898 Words4 Pages
By observing Hamlet’s behavior and efforts to be like his noble father in the Shakespearean play, one can conclude that Hamlet’s tragic flaw is his Herculean ambition. Hamlet strives to retain both his and his family’s noble reputation throughout the play, which affects him and his motivations in every action he makes. He feels that he must live up to Hamlet Sr.’s name, who was certainly a Hercules-like character, having killed the king of Norway. This flaw hinders his endeavor to avenge his father’s unjust murder by Claudius, Hamlet’s uncle. Hamlet reveals his thoughts and emotions in his first soliloquy and instead of using short, sarcastic and bitter fragments of speech as he had until this point, he embarks on a long soliloquy in which the audience realizes how sorrowful and hurt the he is. Hamlet is so depressed that he wishes he could commit suicide, as is revealed in his statement: “Or that Everlasting had not fix’d its canon ‘gainst self-slaughter 1”. He is bitterly angry with his mother, Queen Gertrude, for marrying Claudius and is worried that the family’s nobility and honour has already been marred by their incestuous marriage. The depth of emotion reveals how close Hamlet was with his father and how deeply the fact that others have gotten over Hamlet Sr.’s death so quickly has hurt him. Hamlet’s mood switches very quickly upon his good friend Horatio’s arrival to one of delight. He is relieved to see someone he trusts from Wittenberg, and is obviously reminded of the good life he had prior to his father’s death in what now seems like a far off dream. Hamlet’s reaction to Horatio’s testimony of the ghost of his father reinforces the already surfacing fact that Hamlet misses his father very much. When Horatio depar... ... middle of paper ... ...laudius, who is manipulative and lies, and himself to Hercules: “My father's brother, but no more like my father than I to Hercules. 6” However, as time goes on and Hamlet decides to remake himself into a decisive person, he begins to mirror Hercules. His own friend, Horatio, is horrified at the transformation as is evident in his statement: “Why, what a king is this! 7” In the end, this effort to become Hercules is the flaw that leads Hamlet to his demise. He agrees to duel with Laertes even though the whole event seems suspicious and he knows that Laertes blames him for Polonius’ death and Claudius is trying to kill him. Hamlet is convinced that Laertes will forgive him and that the fencing match will end well. He tries to be like his father, who killed the king of Norway in single combat, and Hercules, in a time of crisis. This then, is Hamlet’s fatal flaw.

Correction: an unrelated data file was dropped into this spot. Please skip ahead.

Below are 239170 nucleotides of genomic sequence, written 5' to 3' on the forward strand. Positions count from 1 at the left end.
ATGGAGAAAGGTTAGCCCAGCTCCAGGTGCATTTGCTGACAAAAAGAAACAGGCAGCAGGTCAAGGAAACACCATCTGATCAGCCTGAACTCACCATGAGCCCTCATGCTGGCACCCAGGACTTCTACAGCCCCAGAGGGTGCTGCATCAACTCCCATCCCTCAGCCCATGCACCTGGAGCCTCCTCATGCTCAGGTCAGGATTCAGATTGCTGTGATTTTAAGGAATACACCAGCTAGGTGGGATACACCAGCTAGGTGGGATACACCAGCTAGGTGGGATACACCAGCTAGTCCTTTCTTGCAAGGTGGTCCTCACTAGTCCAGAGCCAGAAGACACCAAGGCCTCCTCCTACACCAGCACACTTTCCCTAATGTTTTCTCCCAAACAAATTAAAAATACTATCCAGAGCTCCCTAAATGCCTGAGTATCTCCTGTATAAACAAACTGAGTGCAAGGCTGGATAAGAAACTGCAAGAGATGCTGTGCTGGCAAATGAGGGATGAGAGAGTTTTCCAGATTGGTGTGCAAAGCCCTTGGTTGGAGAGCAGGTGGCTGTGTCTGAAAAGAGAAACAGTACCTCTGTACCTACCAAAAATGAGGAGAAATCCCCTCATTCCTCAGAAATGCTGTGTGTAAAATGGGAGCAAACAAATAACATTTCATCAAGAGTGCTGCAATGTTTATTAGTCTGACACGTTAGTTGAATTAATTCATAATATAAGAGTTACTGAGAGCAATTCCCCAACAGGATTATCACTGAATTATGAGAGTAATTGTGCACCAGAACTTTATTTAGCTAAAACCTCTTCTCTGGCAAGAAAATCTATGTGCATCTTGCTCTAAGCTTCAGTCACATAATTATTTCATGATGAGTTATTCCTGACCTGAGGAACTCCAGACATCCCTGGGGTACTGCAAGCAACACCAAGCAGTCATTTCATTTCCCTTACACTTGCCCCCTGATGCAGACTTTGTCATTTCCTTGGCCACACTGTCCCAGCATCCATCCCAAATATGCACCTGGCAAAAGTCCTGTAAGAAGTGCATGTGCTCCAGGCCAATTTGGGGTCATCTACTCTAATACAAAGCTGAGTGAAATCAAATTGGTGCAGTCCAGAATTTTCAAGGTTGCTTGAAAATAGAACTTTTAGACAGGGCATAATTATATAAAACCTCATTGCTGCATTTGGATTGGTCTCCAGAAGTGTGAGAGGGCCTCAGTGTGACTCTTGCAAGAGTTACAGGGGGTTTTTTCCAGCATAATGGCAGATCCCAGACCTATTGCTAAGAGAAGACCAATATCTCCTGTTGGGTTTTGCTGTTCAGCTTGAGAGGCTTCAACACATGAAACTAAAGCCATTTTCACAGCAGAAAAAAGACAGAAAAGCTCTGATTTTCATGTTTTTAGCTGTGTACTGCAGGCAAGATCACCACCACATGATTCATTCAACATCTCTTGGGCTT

More about hamlet

Open Document